CENTRAL COUNTY--Arnold * Broadneck * Severna Park * Crownsville * Millersville

May 03, 1993

Zoning appeal hearing on bar signs is postponed for lack of stenographer

A zoning appeals hearing that would have determined whether an Arnold liquor store could keep its paper signs posted was postoned because the county stenographer never showed up.

Kim Lawson, the owner of Fishpaw's on Ritchie Highway, is appealing a county decision from July that she'd failed to prove that large paper signs, like those plastered on her store's exterior, were the store's method of advertising before a 1952 zoning law went into effect.

The county has said the signs went up after the law.

The Greater Severna Park Council has opposed the hand-lettered signs as unsightly.

A year and a half ago, the county informed Fishpaw's that the signs papering its white frame building weren't legal.

Ms. Lawson and her sister, Rachel Lawson, have stated that they have decided to appeal the decision by the county zoning office.

The hearing before the Board of Appeals is being rescheduled for July.

Victim of beating has plastic surgery

A man found inside a parked truck off Benfield Boulevard Thursday had been beaten so badly that he had to have immediate plastic surgery to repair his facial bones and nose.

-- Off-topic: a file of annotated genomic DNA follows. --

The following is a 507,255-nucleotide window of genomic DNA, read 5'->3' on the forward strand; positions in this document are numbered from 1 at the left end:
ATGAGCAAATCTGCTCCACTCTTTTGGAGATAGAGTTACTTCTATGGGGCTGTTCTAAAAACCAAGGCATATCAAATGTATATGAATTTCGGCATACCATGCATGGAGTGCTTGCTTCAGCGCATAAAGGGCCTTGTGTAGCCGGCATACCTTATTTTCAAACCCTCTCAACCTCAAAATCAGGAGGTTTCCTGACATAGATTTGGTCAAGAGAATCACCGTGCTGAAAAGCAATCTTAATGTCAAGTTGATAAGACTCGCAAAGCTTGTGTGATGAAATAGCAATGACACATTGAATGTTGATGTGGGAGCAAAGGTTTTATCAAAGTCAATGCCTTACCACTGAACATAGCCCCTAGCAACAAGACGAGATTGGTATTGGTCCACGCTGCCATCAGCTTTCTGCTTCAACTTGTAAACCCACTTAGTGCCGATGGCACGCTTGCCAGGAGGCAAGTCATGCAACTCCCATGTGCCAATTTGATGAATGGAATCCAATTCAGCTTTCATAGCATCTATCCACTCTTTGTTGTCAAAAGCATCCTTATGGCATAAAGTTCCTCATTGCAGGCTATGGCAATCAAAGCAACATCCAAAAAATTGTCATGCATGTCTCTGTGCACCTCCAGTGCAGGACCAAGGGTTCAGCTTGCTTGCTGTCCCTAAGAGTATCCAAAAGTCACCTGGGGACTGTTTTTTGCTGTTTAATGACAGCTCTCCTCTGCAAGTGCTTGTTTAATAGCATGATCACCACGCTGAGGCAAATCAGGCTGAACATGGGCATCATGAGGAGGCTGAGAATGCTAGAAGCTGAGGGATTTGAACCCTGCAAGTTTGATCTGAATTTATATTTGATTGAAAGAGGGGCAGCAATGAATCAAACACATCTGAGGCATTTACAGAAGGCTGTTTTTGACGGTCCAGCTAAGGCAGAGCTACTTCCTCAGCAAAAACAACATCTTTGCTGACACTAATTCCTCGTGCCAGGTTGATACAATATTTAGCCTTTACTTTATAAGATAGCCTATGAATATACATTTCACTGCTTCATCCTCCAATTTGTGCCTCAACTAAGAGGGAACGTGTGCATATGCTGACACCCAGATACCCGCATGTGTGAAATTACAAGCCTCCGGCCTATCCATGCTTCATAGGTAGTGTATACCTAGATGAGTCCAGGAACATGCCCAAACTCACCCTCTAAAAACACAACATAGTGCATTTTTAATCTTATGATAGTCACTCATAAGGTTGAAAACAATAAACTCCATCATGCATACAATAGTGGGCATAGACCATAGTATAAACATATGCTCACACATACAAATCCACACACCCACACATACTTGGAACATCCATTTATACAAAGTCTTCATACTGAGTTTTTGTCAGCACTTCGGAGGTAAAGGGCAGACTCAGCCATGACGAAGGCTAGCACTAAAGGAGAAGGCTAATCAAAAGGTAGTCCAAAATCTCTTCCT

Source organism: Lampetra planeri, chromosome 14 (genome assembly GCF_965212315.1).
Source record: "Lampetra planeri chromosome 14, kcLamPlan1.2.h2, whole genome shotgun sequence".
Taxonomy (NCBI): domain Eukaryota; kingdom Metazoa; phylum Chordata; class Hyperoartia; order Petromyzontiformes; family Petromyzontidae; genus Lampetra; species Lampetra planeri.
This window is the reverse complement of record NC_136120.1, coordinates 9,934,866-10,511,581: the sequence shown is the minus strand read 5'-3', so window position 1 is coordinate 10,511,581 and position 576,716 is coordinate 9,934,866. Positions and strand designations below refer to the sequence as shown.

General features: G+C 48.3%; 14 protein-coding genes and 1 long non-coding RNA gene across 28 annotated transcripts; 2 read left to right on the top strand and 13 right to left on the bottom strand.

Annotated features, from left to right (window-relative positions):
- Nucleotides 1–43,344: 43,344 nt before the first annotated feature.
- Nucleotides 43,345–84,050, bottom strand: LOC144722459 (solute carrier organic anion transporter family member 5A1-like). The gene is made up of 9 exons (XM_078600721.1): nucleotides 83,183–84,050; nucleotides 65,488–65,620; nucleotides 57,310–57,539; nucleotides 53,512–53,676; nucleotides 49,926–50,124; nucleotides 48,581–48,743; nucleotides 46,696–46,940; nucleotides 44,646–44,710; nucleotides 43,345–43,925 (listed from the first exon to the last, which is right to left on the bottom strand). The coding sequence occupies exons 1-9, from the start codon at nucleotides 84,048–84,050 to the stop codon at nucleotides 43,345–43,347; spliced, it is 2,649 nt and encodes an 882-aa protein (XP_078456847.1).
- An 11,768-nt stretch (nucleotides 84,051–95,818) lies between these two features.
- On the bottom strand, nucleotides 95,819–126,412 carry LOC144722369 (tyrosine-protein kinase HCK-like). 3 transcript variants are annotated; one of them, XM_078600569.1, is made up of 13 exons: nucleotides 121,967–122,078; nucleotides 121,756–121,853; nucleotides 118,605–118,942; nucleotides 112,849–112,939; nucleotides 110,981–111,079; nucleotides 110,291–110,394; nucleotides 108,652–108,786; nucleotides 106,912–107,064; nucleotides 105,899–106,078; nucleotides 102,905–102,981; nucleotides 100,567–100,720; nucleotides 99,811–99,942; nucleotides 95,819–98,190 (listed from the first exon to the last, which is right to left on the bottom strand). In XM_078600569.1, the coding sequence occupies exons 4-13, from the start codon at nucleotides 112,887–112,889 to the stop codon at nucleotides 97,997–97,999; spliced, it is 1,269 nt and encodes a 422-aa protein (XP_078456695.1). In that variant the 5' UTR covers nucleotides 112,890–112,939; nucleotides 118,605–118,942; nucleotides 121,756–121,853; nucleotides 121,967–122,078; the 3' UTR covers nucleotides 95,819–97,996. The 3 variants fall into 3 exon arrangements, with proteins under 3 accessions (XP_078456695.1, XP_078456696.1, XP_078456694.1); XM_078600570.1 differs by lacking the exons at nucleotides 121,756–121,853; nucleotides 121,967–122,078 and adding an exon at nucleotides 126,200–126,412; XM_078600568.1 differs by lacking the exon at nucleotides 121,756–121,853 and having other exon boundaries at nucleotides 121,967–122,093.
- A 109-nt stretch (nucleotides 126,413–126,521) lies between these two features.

County police found Timothy Charles Wyngmiller, of Churchton, sitting in the truck around 1 a.m., bleeding from his nose and face. Police reported that Mr. Wyngmiller smelled of alcohol.

Mr. Wyngmiller and two friends had been at Michael's Eighth Avenue in Glen Burnie earlier. When they left the club, police said, a Green Mustang followed them, and its occupants threw beer bottles. Mr. Wyngmiller's party was unable to lose the other vehicle and was forced to stop near Benfield Boulevard.

Three of five people from the Mustang beat Mr. Wyngmiller, police said. He was transported to North Arundel Hospital by ambulance, where he was admitted for plastic surgery.

Baltimore Sun Articles
|
|
|
Please note the green-lined linked article text has been applied commercially without any involvement from our newsroom editors, reporters or any other editorial staff.